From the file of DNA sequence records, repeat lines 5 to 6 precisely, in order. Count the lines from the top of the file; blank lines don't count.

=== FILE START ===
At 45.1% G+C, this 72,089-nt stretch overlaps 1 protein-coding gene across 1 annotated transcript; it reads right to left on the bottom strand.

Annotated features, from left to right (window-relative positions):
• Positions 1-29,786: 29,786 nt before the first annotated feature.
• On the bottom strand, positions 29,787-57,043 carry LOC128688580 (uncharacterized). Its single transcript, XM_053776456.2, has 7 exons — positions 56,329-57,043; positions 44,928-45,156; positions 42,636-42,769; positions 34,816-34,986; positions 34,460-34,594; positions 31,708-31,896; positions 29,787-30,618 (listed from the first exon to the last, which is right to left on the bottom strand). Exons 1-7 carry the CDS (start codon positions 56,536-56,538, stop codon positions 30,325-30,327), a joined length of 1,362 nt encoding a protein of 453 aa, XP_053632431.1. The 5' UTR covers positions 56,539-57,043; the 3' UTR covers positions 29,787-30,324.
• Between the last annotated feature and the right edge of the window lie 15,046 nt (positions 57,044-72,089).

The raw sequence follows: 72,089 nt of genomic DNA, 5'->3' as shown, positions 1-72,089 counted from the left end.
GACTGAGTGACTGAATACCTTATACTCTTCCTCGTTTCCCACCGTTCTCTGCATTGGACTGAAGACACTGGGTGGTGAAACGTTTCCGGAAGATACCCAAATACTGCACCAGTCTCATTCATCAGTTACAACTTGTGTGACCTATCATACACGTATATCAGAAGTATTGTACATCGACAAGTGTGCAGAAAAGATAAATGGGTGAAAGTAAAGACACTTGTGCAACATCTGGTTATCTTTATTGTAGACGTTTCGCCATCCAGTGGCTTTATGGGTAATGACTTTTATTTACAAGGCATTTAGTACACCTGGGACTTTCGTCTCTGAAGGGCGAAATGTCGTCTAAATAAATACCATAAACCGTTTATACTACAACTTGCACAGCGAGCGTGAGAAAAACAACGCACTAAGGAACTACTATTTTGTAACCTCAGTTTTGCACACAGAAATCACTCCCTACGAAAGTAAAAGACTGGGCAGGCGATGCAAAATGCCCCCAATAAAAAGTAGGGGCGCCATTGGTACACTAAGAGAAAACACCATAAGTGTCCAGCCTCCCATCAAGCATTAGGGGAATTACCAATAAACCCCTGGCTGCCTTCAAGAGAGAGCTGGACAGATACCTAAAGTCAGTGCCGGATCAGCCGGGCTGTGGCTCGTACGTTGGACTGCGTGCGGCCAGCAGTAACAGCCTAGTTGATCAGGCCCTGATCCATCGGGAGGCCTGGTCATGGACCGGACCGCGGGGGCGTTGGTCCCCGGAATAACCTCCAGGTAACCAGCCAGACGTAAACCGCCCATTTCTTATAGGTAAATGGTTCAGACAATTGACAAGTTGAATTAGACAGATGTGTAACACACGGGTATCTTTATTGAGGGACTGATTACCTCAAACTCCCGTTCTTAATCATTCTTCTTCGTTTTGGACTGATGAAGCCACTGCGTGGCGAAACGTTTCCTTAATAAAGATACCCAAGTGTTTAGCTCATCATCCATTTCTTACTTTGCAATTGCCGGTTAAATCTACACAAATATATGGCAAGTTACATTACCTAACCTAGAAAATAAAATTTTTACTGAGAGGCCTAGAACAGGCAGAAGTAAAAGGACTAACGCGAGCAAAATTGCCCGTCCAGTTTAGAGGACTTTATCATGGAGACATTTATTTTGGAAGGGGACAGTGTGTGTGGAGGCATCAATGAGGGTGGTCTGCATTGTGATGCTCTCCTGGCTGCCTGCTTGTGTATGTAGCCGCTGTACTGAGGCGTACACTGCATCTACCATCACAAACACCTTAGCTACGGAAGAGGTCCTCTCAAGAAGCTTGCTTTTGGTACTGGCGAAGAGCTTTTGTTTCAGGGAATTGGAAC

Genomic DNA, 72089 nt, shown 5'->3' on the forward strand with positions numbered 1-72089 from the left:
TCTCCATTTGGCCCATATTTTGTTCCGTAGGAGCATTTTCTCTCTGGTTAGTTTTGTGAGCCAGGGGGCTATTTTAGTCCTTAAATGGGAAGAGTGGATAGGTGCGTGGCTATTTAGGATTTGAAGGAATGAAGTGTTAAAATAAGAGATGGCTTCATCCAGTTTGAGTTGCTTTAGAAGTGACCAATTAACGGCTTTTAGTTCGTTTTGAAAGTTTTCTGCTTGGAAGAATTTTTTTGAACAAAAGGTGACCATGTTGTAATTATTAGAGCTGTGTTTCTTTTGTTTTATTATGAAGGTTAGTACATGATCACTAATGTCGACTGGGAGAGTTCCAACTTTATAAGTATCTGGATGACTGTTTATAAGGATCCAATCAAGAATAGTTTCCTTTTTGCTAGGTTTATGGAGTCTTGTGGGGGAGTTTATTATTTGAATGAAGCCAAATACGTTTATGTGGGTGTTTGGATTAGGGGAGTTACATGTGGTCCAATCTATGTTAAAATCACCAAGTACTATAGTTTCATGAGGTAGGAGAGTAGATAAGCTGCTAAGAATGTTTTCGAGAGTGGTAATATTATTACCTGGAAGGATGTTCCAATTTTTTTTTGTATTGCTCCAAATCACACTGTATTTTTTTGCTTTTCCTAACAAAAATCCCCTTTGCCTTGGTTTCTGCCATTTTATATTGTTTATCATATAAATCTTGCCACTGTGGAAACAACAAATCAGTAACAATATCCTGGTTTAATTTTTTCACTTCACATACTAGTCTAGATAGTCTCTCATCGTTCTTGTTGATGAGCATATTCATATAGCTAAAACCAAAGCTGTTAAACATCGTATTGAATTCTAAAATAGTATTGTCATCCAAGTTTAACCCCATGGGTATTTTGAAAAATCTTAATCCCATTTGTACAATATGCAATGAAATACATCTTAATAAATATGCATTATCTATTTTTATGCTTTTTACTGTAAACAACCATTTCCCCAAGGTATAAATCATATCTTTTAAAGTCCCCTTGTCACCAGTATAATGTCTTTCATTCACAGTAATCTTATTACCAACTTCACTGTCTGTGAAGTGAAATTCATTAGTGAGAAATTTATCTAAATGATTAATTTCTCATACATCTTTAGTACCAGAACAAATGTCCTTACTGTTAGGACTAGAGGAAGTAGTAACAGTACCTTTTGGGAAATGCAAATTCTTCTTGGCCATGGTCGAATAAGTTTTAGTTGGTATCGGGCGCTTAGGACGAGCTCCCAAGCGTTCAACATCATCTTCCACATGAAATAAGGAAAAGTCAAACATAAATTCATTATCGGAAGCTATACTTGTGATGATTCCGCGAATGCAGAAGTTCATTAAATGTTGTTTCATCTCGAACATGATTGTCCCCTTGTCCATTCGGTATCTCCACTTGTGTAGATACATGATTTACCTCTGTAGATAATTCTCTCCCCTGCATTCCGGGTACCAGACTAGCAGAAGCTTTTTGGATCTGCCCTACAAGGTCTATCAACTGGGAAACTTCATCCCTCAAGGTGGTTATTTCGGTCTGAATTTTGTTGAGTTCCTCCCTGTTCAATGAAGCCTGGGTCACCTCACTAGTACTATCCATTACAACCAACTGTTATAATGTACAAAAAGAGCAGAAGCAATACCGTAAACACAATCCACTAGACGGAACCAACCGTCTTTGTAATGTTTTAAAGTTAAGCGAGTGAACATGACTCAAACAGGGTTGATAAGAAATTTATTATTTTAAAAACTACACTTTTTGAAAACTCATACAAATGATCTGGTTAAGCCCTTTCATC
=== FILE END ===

• Between the last annotated feature and the right edge of the window lie 15,046 nt (positions 57,044-72,089).

The raw sequence follows: 72,089 nt of genomic DNA, 5'->3' as shown, positions 1-72,089 counted from the left end.